Gas meters should be turned on as soon as the gas supply is active. To turn it on is easy: simply rotate the outward valve handle to the “on” position, which is almost always vertical. Soon after turning on the gas connection, the gas meter dial should move quickly before stopping no more than 15 seconds after the connection is made. This is the indication that gas is properly flowing into your home.
Who Is Responsible for Your Gas Meter?
Gas meters can be installed by homeowners, but it’s typically done by the supplier. It’s also usually installed after the service has been set up. As soon as your gas meter is installed and set up, the homeowner or other consumer (such as a renter) is responsible for maintenance of the meter itself, while gas companies are responsible for regular maintenance of gas lines that enter the meter.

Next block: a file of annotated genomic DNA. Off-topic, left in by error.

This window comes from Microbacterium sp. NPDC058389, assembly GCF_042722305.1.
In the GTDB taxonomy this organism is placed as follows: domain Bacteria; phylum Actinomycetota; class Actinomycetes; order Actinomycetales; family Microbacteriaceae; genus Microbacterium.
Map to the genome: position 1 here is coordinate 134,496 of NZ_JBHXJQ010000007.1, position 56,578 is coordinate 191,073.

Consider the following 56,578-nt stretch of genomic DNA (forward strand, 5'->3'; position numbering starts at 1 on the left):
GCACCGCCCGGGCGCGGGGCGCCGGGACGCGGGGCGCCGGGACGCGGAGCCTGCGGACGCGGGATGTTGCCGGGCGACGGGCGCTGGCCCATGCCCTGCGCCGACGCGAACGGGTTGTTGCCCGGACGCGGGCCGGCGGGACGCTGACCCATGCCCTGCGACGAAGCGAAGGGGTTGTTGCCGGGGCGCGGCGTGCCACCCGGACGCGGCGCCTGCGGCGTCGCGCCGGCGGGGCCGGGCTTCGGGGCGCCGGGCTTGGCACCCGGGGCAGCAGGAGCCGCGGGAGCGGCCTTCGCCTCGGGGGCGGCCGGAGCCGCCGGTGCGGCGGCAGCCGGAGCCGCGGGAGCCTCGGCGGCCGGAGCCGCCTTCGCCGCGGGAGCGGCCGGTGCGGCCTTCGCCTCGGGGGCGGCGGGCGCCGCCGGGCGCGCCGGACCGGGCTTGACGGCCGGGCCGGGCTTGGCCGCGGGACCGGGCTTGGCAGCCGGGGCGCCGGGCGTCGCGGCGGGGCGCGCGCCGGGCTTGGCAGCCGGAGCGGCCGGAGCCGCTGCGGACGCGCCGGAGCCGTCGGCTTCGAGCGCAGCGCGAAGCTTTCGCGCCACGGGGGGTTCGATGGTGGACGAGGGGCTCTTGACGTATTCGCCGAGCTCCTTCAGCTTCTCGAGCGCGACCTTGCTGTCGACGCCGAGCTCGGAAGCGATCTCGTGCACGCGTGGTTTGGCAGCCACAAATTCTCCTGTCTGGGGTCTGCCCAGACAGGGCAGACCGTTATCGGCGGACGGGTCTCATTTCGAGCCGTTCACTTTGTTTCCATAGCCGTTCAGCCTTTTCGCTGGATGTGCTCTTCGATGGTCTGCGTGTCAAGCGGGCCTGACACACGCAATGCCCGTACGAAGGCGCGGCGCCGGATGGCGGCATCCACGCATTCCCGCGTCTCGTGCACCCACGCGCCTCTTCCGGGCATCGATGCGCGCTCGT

How Do You Tell If Gas Meter Is On or Off?
Gas entering your home is regulated by an isolation valve that is fitted immediately upstream of the gas meter. This valve is required by law to move between the on and off positions by a quarter-turn of a standardized handle. Both positions are clearly marked:
- The valve is on when the handle is pointing up
- The valve is off when the handle is pointed at a right angle away from the meter
A Few Final Facts About Natural Gas in Your Home
Across North America, natural gas is not only distributed directly to homes, but it’s also an important raw material (feedstock) for power plant processing plants in creating electricity. The U.S. Energy Information Administration (EIA) states that using natural gas in this manner, along with gas delivered into homes, will help in the fight against climate change due to its lower carbon emissions and pollutants (provided it’s paired with products that are designed for energy efficiency).
Companies are working hard to bring power to your home using natural gas in this capacity. Whether it’s direct to your home or through electricity generation, there is an emphasis on providing the most reliable and useful form of fuel available to consumers today.